Google has planned a New Year gift for the Internet users, who’re concerned about their privacy and security.
To help users browse the web safely, Chrome indicates connection security with an icon in the address bar. Historically, Chrome has not explicitly labelled HTTP connections as non-secure. Beginning in January 2017 (Chrome 56), Google will mark HTTP sites that transmit passwords or credit cards as non-secure, as part of a long-term plan to mark all HTTP sites as non-secure and affect certain unsecured web pages that feature entry fields for sensitive data, like passwords and payment card numbers, according to a post on the Google Security Blog.
Unencrypted HTTP has been considered dangerous particularly for login pages and payment forms, as it could allow a man-in-the-middle attacker to intercept passwords, login session, cookies and credit card data as they travel across the network.
In the following release, Chrome will flag HTTP pages as “Not secure” with a neutral indicator in the address bar of incognito mode, where users may have higher expectations of privacy.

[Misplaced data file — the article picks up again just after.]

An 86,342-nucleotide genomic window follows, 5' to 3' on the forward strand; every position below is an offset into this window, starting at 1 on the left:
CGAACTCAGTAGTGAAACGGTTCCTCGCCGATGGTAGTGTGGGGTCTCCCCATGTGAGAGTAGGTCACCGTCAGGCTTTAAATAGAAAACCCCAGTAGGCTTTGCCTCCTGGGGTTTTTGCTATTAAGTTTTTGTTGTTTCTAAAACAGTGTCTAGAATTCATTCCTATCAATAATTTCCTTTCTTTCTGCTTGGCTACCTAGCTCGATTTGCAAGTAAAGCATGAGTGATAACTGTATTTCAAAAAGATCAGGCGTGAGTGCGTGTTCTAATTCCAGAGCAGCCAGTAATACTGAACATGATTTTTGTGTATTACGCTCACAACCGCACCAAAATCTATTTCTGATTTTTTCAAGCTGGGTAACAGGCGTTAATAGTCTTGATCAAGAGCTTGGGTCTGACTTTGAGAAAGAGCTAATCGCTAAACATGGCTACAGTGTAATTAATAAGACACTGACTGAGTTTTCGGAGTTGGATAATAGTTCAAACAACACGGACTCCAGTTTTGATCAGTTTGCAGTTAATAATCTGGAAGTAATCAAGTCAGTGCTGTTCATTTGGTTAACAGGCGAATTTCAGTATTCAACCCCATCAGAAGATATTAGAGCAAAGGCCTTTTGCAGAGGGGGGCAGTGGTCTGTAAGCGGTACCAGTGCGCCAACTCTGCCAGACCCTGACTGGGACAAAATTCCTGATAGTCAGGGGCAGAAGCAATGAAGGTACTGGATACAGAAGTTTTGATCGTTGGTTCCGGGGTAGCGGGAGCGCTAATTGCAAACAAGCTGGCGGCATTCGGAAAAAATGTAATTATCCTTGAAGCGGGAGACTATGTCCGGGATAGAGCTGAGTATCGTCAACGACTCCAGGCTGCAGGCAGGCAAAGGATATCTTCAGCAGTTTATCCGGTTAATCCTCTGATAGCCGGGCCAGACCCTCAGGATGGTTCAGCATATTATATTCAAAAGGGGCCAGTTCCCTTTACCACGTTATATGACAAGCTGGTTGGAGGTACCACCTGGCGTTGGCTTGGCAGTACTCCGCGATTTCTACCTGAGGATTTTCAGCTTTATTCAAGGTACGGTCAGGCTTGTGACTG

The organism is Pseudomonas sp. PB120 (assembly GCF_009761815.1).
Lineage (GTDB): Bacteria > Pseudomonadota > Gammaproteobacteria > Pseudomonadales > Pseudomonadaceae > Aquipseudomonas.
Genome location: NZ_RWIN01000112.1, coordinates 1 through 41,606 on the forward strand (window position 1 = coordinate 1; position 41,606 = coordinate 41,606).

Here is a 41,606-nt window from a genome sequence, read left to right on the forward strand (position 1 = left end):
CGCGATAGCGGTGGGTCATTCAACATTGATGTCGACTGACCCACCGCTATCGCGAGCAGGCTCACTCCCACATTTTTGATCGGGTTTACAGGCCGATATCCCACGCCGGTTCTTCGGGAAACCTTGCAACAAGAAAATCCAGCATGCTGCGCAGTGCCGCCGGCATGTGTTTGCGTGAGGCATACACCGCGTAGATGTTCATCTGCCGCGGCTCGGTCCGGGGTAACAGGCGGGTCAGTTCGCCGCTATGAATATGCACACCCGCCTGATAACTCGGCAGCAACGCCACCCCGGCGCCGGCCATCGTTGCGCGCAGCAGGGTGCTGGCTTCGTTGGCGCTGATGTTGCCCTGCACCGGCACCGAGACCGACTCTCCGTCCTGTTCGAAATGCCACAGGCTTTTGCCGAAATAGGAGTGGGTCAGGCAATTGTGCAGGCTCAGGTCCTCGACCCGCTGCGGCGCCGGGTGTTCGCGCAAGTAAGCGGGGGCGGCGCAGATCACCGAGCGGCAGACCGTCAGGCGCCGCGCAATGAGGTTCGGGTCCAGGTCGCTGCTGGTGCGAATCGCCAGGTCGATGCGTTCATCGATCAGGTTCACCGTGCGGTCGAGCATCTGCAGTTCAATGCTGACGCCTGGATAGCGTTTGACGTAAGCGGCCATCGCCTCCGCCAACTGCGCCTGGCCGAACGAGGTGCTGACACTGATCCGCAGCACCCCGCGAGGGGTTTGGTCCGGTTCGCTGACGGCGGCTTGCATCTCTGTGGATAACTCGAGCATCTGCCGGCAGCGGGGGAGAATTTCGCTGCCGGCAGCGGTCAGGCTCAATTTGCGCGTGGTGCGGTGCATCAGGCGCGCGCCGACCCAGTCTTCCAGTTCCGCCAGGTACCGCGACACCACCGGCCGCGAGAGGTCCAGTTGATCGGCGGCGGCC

Then, in the future, Chrome will flag all HTTP sites as “Not secure” with the same red triangle indicator the browser currently uses to indicate a broken HTTPS website.
“Chrome currently indicates HTTP connections with a neutral indicator,” Emily Schechter wrote in a blog post. “This doesn’t reflect the true lack of security for HTTP connections. When you load a website over HTTP, someone else on the network can look at or modify the site before it gets to you.”
This isn’t the first time when Google is taking steps to encourage site owners to switch to HTTPS. Two years back, Google also made some changes to its search engine algorithm in an effort to give a ranking boost to the websites that use encrypted HTTPS connections.
Last month, Google also implemented HTTP Strict Transport Security (HSTS) on its main domain (google.com) in an effort to prevent users from navigating to websites using the insecure HTTP.
A substantial portion of web traffic has transitioned to HTTPS so far, and HTTPS usage is consistently increasing. Google recently hit a milestone with more than half of Chrome desktop page loads now served over HTTPS. In addition, since the time Google released their HTTPS report in February, 12 more of the top 100 websites have changed their serving default from HTTP to HTTPS.
Not only Google, but Mozilla has also been encouraging users to adopt HTTPS through its Let’s Encrypt project that provides free SSL/TSL certificates for website owners to help them implement HTTPS for their services.